Venezuelans mourn Chavez

CARACAS, Venezuela, March 6 (UPI) -- The body of former Venezuelan President Hugo Chavez was taken Wednesday from the hospital where he died to a military academy where he will lie in state.

Thousands of people lined the streets as Chavez's casket, draped in the national flag, was taken by hearse through the capital of Caracas to the Fuerte Tiuna Military Academy, where Chavez studied as a young cadet. Chavez will lie in state there as the country declared a mourning period of seven days.


Chavez, 58, died Tuesday after treatment for cancer and after a career that included a failed 1992 coup, a successful presidential election in 1998 and 14 years as the dominant, charismatic, divisive and three-times re-elected president of oil-rich Venezuela, The New York Times noted.

"Chavez gave us everything," a mourner said on state-run television, a reference to the social programs at the center of his socialist government.


A new election will be held within 30 days, CNN reported, signaling a possible new path for the country. Interim President Nicolas Maduro, the former vice president, is widely expected to be the united Socialist Party candidate for the office, CNN said.

Schools and universities will be closed through Friday, Foreign Minister Elias Jaua said.

The shops of Caracas, many of which closed abruptly when Chavez's death was announced Tuesday, reopened Wednesday morning, the Times reported.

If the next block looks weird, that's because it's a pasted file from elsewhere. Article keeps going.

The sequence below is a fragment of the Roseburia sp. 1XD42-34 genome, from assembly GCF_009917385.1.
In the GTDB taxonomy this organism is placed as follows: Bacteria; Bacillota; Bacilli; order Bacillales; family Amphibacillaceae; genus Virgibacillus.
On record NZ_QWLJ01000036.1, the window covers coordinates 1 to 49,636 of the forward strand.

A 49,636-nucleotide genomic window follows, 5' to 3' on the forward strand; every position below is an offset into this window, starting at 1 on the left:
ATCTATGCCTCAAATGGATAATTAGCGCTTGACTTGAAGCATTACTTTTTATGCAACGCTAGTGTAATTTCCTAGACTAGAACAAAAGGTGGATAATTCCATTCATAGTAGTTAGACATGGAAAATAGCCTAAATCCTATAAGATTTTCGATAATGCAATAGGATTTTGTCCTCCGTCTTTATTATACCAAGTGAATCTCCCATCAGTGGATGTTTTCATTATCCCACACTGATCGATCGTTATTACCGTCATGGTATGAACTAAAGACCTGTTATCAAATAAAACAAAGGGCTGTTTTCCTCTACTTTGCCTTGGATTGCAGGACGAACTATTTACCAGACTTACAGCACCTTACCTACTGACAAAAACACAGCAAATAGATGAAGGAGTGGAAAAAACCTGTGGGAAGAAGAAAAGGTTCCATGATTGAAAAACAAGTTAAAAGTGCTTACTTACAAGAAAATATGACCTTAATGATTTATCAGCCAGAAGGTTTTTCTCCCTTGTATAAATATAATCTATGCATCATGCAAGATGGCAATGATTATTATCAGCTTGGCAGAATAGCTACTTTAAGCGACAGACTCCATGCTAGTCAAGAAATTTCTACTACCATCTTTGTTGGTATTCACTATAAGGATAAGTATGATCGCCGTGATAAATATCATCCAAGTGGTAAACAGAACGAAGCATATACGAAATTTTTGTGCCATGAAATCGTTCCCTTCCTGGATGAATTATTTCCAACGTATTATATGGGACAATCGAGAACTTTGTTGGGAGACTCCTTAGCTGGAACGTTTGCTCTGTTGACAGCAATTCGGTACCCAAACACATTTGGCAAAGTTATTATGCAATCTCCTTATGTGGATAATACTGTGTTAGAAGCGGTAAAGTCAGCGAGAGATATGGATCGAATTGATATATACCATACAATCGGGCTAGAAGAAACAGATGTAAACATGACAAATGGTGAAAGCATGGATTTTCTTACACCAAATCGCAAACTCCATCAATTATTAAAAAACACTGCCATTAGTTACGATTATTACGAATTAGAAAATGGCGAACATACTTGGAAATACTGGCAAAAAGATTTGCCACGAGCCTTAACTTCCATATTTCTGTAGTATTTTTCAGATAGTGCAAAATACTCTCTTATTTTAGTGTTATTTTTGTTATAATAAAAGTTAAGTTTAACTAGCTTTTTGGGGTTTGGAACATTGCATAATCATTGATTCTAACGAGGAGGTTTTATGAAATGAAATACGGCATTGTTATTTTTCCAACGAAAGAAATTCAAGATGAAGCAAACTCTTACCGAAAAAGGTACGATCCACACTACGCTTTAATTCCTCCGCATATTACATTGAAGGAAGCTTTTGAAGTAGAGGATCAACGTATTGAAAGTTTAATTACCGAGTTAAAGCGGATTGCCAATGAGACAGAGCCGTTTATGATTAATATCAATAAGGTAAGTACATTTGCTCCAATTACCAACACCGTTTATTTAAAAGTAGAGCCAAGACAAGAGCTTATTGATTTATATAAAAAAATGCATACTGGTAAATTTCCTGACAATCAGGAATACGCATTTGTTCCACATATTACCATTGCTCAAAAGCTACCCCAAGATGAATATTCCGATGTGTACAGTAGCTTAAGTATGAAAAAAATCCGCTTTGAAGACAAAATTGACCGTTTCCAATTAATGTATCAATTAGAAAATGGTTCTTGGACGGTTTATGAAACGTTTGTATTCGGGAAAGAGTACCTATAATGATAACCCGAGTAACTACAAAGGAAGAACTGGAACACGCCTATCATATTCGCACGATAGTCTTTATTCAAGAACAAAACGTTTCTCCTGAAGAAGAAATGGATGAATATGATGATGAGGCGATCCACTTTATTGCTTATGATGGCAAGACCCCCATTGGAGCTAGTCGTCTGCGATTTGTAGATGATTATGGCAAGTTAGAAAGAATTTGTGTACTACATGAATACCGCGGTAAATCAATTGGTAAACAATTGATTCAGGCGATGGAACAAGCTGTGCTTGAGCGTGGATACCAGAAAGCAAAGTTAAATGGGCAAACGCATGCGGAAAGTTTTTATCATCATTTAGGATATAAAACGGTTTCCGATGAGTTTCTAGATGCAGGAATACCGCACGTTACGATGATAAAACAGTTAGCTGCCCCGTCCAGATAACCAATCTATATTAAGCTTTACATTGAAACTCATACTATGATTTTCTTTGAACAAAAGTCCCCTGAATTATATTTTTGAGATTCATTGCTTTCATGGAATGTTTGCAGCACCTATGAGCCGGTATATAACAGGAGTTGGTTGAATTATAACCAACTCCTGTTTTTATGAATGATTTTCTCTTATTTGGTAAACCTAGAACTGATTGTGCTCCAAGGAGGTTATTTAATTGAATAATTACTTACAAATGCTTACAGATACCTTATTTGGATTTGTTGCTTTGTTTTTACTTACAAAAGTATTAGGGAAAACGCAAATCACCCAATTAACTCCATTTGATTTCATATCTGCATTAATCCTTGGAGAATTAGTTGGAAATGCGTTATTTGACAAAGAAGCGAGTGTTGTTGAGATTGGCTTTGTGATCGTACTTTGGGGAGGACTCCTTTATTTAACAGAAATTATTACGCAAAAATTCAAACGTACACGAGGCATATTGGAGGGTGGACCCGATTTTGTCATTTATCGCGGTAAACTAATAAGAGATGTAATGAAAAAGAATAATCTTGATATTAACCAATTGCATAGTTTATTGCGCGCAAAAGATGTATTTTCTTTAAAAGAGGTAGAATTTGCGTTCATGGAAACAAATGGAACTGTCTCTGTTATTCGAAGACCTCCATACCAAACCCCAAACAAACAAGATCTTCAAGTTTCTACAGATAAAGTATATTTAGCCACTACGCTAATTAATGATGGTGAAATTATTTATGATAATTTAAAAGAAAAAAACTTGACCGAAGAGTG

The government plans to hold a ceremony with visiting heads of state Friday, Jaua said, adding officials would announce later where Chavez would be laid to rest.

Maduro, who was close to tears when he announced Chavez's death on national television Tuesday, said the national armed forces and national police were deployed "to accompany and protect the people and ensure peace with the people."

There were reports of violence in Caracas Tuesday, CBS News said.

Armed, masked men broke up a demonstration by about 40 students near the Supreme Court building, burning tents and scattering food and supplies. An angry crowd attacked a Colombian television reporter outside the hospital where Chavez died.

The head of Venezuela's military, Gen. Wilmer Barrientos, said late Tuesday there was "complete calm" in the country, CBS reported.


Hundreds of people gathered Tuesday night at Bolivar Square, singing the Venezuelan national anthem and carrying posters bearing Chavez's picture.

Jaua said in a television interview Maduro, 50, a former bus driver and Chavez's desired successor, would take the helm until a new election is held.

Some critics said rival politician National Assembly President Diosdado Cabello was constitutionally authorized to be acting president following Chavez's death.

Chavez's hospitalization in Havana after cancer surgery kept him from taking the oath of office after he won re-election Oct. 7. The Venezuelan Constitution says the National Assembly president, or speaker, is supposed to take over as interim president under such circumstances.

Jaua said Maduro would remain as head of state because that was what Chavez wanted.

The Constitution says Venezuela should "proceed to a new election" for president within 30 days.

The election is expected to pit Maduro against Henrique Capriles, 40, a state governor who lost to Chavez in the October election by 11 percentage points.

Capriles has twice beaten top Chavez lieutenants in elections for governor of his state, Miranda, which includes part of Caracas.

"My sympathy to all the family and supporters of President Hugo Chavez," Capriles said on Twitter Tuesday.


Capriles called for "the unity of Venezuelans."

Maduro warned the opposition -- who he called "those who never supported the comandante Hugo Chavez" -- to "respect the pain of the people."

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